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This article is written by a student writer from the Her Campus at St. Andrews chapter.

**Trigger warning: Eating Disorders**

I’m quite sure we’ve all seen “What I eat in a day” (WIEIAD) content in one form or another. The concept is simple: Walk viewers through every piece of food you eat within 24 hours either through videos or pictures. Even if you’re not on “foodtok” or “food-stagram” where this type of content thrives specifically, WIEIAD content is quite literally everywhere. Whether it’s vacation related content, outrageous food challenges, or health and fitness posts, it finds many ways into our feeds even if we’re not looking for it. The hashtag #WhatIEatInADay alone has 1.7 million videos under it, which doesn’t account for the hundreds more  titles these types of videos can appear under. Although anyone can make this type of content, the surge of A-list celebrities who are hopping on the trend has truly brought it into the mainstream.  Kylie Jenner recently posted her own WIEIAD video to Tik Tok, amassing an incredible 16.2 million likes. Harper’s Bazaar, an American magazine, produces a now 102-episode Youtube series entitled “Food Diaries”, in which celebrities are interviewed to discuss their daily food intake. It’s safe to say that if you’re online, you’re consuming this content even if by accident.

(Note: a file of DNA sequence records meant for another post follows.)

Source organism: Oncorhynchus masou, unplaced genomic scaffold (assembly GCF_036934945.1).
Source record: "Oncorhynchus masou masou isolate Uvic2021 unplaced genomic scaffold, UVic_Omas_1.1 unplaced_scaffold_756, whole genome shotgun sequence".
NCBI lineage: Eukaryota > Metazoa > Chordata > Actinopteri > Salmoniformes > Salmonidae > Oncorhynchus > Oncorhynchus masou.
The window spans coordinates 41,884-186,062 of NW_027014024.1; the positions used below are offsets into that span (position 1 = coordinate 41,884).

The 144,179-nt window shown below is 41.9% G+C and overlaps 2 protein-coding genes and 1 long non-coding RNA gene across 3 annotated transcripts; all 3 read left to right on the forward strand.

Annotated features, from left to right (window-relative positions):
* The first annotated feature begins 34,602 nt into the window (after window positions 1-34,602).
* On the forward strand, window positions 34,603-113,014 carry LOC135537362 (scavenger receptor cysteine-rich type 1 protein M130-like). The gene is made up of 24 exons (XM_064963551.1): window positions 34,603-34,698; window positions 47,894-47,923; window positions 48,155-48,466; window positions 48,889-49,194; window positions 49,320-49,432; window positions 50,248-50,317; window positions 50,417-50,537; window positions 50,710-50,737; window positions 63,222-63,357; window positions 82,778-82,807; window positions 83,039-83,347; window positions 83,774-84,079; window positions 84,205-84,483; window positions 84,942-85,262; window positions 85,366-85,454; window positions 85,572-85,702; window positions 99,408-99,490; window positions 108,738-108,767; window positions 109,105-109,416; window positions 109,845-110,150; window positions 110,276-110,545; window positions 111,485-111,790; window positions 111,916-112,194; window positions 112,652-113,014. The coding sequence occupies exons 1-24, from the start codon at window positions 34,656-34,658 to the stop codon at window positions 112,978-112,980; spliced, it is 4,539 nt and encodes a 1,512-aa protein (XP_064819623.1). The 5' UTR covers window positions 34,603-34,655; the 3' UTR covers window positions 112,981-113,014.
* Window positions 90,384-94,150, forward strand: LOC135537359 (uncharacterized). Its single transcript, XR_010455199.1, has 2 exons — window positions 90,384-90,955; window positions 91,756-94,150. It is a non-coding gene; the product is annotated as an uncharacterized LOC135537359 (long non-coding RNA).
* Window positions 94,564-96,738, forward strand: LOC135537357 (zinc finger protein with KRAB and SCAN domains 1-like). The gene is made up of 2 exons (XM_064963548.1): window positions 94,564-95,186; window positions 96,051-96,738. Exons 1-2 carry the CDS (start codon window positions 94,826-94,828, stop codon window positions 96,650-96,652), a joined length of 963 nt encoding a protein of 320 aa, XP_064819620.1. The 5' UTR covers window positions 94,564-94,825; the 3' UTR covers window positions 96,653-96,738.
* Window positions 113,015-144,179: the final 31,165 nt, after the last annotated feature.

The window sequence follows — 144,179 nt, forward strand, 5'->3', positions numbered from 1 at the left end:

I for one have a tricky relationship with these posts. As someone who’s had a tumultuous relationship with food for most of my teenage and adult life, it’s all too easy for me to see the explicitly dangerous aspects of this trend. Although it might not be the creators’ intentions, their content implicitly acts as dietary advice for viewers. Influencers influence, it’s in the name, so their dietary choices will have an effect on their viewers. But unlike some perhaps more lighthearted topics like fashion and beauty, influencing people on their food decisions can have serious consequences. A study by researchers from the University of Windsor has shown time spent on social networking spaces is “significantly related” to higher eating disorder symptoms/concerns in young adults and is associated with higher levels of dieting. Similarly, Chelsea Kronengold, a spokeswoman for the National Eating Disorder Association, has noted that although social media does not directly cause disordered eating, “it can contribute to an eating disorder”. For someone in a rough space mentally or for someone struggling with food already, WIEIAD videos can open up an opportunity for comparison and guilt. 

Although a lot of creators posting this content do not have these intentions and just want to hop on a trend that thousands of people and celebrities alike are taking part of, a quick search through the WIEIAD tag on TikTok will bring up some pretty harmful content. Although I’m in a place now where I can look through this content and not be affected, a couple years ago these videos did a number on my mental health. I personally found a lot of WIEIAD harmful, and although I would try to avoid them, they kept popping back onto my FYP. Even if these creators weren’t intentionally trying to advocate for any harmful eating practices, it was hard for my mind to stop comparisons and guilt from consuming me. It’s now been revealed that TikTok specifically feeds new teenage users of their platform harmful eating disorder and self-harm content within minutes of joining their platform, so unfortunately the algorithm is not in favor of promoting positive relationships with food in the first place.